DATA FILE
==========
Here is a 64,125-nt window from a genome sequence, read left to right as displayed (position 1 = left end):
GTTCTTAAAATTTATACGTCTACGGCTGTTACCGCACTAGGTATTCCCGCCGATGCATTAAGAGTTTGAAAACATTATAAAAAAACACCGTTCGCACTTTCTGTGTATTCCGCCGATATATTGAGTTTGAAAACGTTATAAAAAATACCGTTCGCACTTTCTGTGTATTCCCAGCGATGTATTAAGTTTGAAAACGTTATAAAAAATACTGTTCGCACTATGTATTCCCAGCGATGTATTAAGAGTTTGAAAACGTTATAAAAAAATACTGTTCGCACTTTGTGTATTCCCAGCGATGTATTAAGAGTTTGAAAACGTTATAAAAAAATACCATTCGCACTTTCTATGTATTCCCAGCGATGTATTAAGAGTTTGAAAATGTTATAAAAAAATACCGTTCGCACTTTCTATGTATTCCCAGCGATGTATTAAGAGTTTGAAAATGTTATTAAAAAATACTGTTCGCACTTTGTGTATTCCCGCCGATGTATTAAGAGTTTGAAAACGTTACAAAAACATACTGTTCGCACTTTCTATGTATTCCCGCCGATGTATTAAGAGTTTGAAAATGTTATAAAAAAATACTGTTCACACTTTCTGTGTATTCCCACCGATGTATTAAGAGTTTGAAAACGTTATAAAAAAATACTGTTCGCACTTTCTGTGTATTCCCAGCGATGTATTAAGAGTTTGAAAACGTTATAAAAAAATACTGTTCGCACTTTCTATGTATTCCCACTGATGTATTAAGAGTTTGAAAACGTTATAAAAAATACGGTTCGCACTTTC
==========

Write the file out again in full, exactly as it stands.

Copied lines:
Here is a 64,125-nt window from a genome sequence, read left to right as displayed (position 1 = left end):
GTTCTTAAAATTTATACGTCTACGGCTGTTACCGCACTAGGTATTCCCGCCGATGCATTAAGAGTTTGAAAACATTATAAAAAAACACCGTTCGCACTTTCTGTGTATTCCGCCGATATATTGAGTTTGAAAACGTTATAAAAAATACCGTTCGCACTTTCTGTGTATTCCCAGCGATGTATTAAGTTTGAAAACGTTATAAAAAATACTGTTCGCACTATGTATTCCCAGCGATGTATTAAGAGTTTGAAAACGTTATAAAAAAATACTGTTCGCACTTTGTGTATTCCCAGCGATGTATTAAGAGTTTGAAAACGTTATAAAAAAATACCATTCGCACTTTCTATGTATTCCCAGCGATGTATTAAGAGTTTGAAAATGTTATAAAAAAATACCGTTCGCACTTTCTATGTATTCCCAGCGATGTATTAAGAGTTTGAAAATGTTATTAAAAAATACTGTTCGCACTTTGTGTATTCCCGCCGATGTATTAAGAGTTTGAAAACGTTACAAAAACATACTGTTCGCACTTTCTATGTATTCCCGCCGATGTATTAAGAGTTTGAAAATGTTATAAAAAAATACTGTTCACACTTTCTGTGTATTCCCACCGATGTATTAAGAGTTTGAAAACGTTATAAAAAAATACTGTTCGCACTTTCTGTGTATTCCCAGCGATGTATTAAGAGTTTGAAAACGTTATAAAAAAATACTGTTCGCACTTTCTATGTATTCCCACTGATGTATTAAGAGTTTGAAAACGTTATAAAAAATACGGTTCGCACTTTC